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Entrepreneurship among Rural Youth

Robert

The nature of rural communities is such that the vast majority of the economic activities sustaining them are concentrated solely within their limits. Rural economies depend on small locally owned businesses and with the decline in the availability of many traditional employment opportunities this is becoming ever more critical. However in many ways, people idealize the prospect of living in areas that allow them to remain in a state of connection with their surroundings. Thus people in villages are experiencing grinding poverty, under employment, widespread illiteracy, use of primitive technology, low rates of saving and investments, gross inter-regional and intra-regional inequalities of incomes and wealth and mounting inflation pressure still continue.

Rural poverty has some universal characteristics, but the problems youth face require locally grounded solutions. Various age and social groups have been hit in varying scales and degrees by the economic crisis, the unemployed youths are the most affected. Rural youth face considerable challenges in accessing productive and decent employment opportunities. The rural youth are often portrayed by low productivity, informality and high levels of unemployment. Many young workers are paid less than the minimum wage and work long hours without access to social protection or adequate representation. Youth unemployment can be seen as a form of deprivation robbing youth of the benefits of work and represents a dark era in their personal and social development.  Consequently, many young people have sought opportunities elsewhere. The pressure from the loss of local talent and drain on resources can make the future of many rural communities uncertain.

Most disadvantaged youth live in rural communities whose weak economies offer them few possibilities to obtain decent employment and their numbers are growing. Meaningful employment for young people is essential to achieve sustainable economic development; however they often lack relevant market skills and are not provided real opportunities. They perceive lack of capital, lack of skill, lack of support, lack of market opportunities and risk as the main obstacles to entrepreneurial intention. Young people are more vulnerable to external changes such as changes in climate, economic crisis, or political and social changes and may have different needs and aspirations, depending on their local environment. Adaptability and adjustability can be the lifeline of a programme, as situations arise and evolve. The problem of youth unemployment and under-employment poses complex political, socio-economic and moral policy issues. The need to create viable economic opportunities to engage rural youth is vital.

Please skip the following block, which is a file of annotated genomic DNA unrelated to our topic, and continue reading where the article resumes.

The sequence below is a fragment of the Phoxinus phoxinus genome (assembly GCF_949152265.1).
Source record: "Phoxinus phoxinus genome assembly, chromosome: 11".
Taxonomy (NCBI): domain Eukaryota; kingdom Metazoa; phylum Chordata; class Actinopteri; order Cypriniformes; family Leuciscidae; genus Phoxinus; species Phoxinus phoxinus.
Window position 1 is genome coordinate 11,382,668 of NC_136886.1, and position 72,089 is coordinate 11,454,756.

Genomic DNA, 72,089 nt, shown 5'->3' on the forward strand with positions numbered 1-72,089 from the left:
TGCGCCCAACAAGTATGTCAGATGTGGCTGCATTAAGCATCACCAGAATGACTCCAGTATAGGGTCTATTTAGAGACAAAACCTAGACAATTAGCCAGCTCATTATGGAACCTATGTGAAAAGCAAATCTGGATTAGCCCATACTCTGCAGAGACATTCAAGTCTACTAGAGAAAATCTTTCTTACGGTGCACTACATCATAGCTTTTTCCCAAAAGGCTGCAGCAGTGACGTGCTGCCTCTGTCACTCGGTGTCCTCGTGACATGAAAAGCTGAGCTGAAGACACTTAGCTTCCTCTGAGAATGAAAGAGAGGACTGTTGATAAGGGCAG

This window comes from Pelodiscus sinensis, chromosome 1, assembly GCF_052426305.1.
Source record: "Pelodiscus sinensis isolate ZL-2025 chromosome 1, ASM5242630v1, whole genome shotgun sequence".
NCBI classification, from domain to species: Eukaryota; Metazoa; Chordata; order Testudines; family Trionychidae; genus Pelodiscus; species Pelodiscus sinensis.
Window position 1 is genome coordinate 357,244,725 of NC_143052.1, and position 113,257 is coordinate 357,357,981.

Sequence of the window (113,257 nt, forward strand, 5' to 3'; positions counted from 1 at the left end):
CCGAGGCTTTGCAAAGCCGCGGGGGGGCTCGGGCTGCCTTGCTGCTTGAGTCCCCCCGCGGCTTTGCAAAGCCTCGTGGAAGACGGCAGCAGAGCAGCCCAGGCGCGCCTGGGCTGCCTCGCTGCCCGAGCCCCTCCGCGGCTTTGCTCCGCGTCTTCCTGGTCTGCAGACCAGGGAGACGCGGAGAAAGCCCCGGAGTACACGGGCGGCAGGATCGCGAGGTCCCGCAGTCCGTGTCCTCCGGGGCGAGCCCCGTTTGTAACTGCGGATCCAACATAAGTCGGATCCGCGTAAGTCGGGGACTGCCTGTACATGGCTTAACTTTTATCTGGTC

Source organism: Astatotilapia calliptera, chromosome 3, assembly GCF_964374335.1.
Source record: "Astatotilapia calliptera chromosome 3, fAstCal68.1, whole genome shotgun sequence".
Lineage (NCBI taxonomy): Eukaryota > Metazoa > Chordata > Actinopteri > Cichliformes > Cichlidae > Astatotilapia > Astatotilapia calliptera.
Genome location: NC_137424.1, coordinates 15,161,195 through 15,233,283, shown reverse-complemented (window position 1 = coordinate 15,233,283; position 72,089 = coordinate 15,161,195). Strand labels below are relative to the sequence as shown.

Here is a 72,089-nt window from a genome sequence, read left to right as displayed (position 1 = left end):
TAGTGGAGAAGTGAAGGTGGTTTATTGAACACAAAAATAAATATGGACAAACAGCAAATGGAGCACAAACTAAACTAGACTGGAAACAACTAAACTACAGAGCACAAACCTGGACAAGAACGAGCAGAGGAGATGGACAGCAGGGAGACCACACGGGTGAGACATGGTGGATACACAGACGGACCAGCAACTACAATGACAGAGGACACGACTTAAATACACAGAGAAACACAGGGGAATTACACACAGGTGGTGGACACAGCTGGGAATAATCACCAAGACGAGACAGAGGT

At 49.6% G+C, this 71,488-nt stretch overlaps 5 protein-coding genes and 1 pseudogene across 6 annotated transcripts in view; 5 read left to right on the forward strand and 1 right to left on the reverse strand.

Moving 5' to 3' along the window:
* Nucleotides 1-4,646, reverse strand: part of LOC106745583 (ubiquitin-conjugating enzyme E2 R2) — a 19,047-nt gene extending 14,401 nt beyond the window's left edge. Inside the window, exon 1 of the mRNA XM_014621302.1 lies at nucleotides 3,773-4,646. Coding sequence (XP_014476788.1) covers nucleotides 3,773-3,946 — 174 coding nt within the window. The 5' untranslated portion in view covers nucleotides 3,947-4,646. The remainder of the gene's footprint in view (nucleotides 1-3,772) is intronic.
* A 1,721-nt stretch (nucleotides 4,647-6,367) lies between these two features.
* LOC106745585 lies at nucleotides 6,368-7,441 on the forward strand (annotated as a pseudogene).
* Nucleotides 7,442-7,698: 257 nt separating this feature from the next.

The current youth prominence offers an exceptional opportunity for practitioners and governments to harness the energy, motivation, and innovation of these young people to bolster economic development and social change, while addressing pressing food security needs. For rural youth in particular, new business creation can present an important and viable opportunity to earn a decent living. Thus promoting self employment as a realistic career path is one way in which this issue can be addressed, supporting young people to consider if self employment may be a viable option for them. In this context entrepreneurship can be a powerful tool to help fight youth unemployment. Entrepreneurship provides opportunities for skill diversification among the rural population as well as attracting new residents, thereby providing stimulus for the growth of the rural economy. Youth entrepreneurship can reduce crime, poverty, drug addiction, and income inequality. This indirectly will encourage an environment for society’s economic growth and development.